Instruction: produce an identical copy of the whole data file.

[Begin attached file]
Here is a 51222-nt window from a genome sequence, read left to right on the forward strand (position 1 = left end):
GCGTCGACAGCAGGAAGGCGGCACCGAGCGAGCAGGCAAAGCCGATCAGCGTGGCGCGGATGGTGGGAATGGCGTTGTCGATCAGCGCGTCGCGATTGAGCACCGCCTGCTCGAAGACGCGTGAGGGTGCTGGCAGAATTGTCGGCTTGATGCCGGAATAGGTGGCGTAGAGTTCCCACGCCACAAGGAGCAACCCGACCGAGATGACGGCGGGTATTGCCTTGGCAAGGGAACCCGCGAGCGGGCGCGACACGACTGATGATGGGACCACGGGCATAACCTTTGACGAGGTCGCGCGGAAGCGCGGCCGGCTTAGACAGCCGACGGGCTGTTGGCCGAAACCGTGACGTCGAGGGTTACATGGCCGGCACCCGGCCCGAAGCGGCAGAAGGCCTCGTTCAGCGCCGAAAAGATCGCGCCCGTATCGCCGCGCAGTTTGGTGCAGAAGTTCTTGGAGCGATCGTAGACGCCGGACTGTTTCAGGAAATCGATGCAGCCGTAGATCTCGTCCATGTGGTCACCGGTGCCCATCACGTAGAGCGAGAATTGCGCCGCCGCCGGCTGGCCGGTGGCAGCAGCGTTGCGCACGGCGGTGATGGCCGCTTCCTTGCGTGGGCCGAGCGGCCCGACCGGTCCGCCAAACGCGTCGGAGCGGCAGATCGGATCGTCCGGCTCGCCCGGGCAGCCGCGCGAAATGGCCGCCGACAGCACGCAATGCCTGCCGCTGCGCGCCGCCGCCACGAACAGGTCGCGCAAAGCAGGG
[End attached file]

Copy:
Here is a 51222-nt window from a genome sequence, read left to right on the forward strand (position 1 = left end):
GCGTCGACAGCAGGAAGGCGGCACCGAGCGAGCAGGCAAAGCCGATCAGCGTGGCGCGGATGGTGGGAATGGCGTTGTCGATCAGCGCGTCGCGATTGAGCACCGCCTGCTCGAAGACGCGTGAGGGTGCTGGCAGAATTGTCGGCTTGATGCCGGAATAGGTGGCGTAGAGTTCCCACGCCACAAGGAGCAACCCGACCGAGATGACGGCGGGTATTGCCTTGGCAAGGGAACCCGCGAGCGGGCGCGACACGACTGATGATGGGACCACGGGCATAACCTTTGACGAGGTCGCGCGGAAGCGCGGCCGGCTTAGACAGCCGACGGGCTGTTGGCCGAAACCGTGACGTCGAGGGTTACATGGCCGGCACCCGGCCCGAAGCGGCAGAAGGCCTCGTTCAGCGCCGAAAAGATCGCGCCCGTATCGCCGCGCAGTTTGGTGCAGAAGTTCTTGGAGCGATCGTAGACGCCGGACTGTTTCAGGAAATCGATGCAGCCGTAGATCTCGTCCATGTGGTCACCGGTGCCCATCACGTAGAGCGAGAATTGCGCCGCCGCCGGCTGGCCGGTGGCAGCAGCGTTGCGCACGGCGGTGATGGCCGCTTCCTTGCGTGGGCCGAGCGGCCCGACCGGTCCGCCAAACGCGTCGGAGCGGCAGATCGGATCGTCCGGCTCGCCCGGGCAGCCGCGCGAAATGGCCGCCGACAGCACGCAATGCCTGCCGCTGCGCGCCGCCGCCACGAACAGGTCGCGCAAAGCAGGG